Discover a kaleidoscope of desert colours in Bryce Canyon
Bryce Canyon might not be as famous as its Grand neighbour over in Arizona, but it’ll leave you in awe all the same. This epic national park is home to the world’s largest concentration of hoodoos (towering rock spires) which sprawl across a vast amphitheatre for as far as the eye can see. Get up close and personal with these unique rock structures on a guided hike down to the canyon floor, watch the hoodoos shift in colour with the setting sun, and maybe even live out a Wild West fantasy on a horseback ride through lesser-known parts of the park.
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Highlights of Bryce Canyon
Marvel at the hoodoos
Often described as a ‘forest of stone’ and a ‘cave without a roof’, the hoodoos in Bryce Canyon are breathtaking. Sure, you might've seen similar formations in Turkey’s Cappadocia region or Australia’s Pinnacles Desert, but they're nothing like this. These towering spindles of red rock have been sculpted by millions of years of erosion, and each one is unique in shape, texture and colour — ranging from bright orange to rose pink.
Hit the trails
Whether you're a seasoned hiker or prefer a scenic stroll, there's a trail for everyone at Bryce Canyon. Hit the Navajo Loop Trail which weaves past some of the park's most iconic hoodoos, enjoy the Fairyland Loop Trail for some of the most stunning views of the canyon or tackle the Queen's Garden Trail for a mix of easy and more challenging sections with steep climbs and rocky terrain.
Watch a Bryce Canyon sunset
If you think Bryce Canyon is spectacular during the day, just wait until you see it at golden hour. As the sun gradually sets over the desert, the light hits the sandstone spindles and illuminates them with a pink, red and orange glow. Even if you've seen a million sunsets before, there's a good chance this'll be one of the most impressive (and memorable) you've seen yet.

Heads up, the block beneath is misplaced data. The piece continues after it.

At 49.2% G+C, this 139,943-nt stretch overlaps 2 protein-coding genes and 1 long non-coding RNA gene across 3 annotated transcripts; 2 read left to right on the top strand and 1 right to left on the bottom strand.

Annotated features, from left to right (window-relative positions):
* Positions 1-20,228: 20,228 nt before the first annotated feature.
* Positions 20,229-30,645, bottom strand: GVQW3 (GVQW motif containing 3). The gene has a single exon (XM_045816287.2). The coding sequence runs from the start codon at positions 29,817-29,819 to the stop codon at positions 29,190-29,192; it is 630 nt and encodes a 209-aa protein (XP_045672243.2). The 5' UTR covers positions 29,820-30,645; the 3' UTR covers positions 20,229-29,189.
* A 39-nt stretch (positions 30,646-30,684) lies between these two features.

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Trips from 1 January 2023 onwards
From 1 January 2023, Intrepid will no longer require travellers to provide proof of vaccination against COVID-19 (excluding all Polar trips and select adventure cruises).
However, we continue to strongly recommend that all Intrepid travellers and leaders get vaccinated to protect themselves and others.
Specific proof of testing or vaccination may still be required by your destination or airline. Please ensure you check travel and entry requirements carefully.
Bryce Canyon is located on the eastern side of the Paunsaugunt Plateau in south-central Utah, the United States.
There's no 'best' time to visit Bryce Canyon as each season offers something slightly different. Our trips run in the summer months between May and September when the weather is consistently warm and sunny — and perfect for exploring! The weather in spring and autumn can be unpredictable and nights are chilly, while winter sees freezing temperatures and heavy snowfall.
Bryce Canyon has a cooler climate than other national parks in Utah as it has an elevation of 2,438 metres. Summer sees average highs of 24-27°C, with July and August being the hottest months. July and August also see the highest rainfall and thunderstorms are frequent, though they usually occur in the afternoon and don't last too long. Winter is chilly with lows of -9°C in December and January and heavy snowfall across the park. The weather in spring and autumn varies, but it's typically mild during the day and chilly at night.
At a minimum, you'll need a sturdy pair of well-fitting hiking boots, a mixture of lightweight and warm layers (think shorts/leggings, t-shirts, a hoodie and warm pants), a water bottle or bladder, and a camera. We also recommend bringing a windproof jacket, a sun hat and a beanie for the evenings.
Before embarking on an active outdoor adventure, make sure to read the Essential Trip Information section of your itinerary for a better idea of what's provided and what you'll need to bring.
Intrepid is committed to making travel widely accessible, regardless of ability or disability. That’s why we do our best to help as many people see the world as possible, regardless of any physical or mental limitations they might have. However, we’re always happy to talk to travellers with disabilities and see if we can help guide them towards the most suitable itinerary for their needs and where possible, make reasonable adjustments to our itineraries.
Yes, all Intrepid trips support the Intrepid Foundation (TIF). In fact, we make a donation on behalf of every traveller. Trips to this country directly support our global Intrepid Foundation partner, Eden Reforestation Projects.
Eden Reforestation Projects
Eden Reforestation Projects are helping to mitigate climate change by restoring forests worldwide; they also hire locally and create job opportunities within vulnerable communities. Donations from our trips support restoration across planting sites in 10 countries around the globe.
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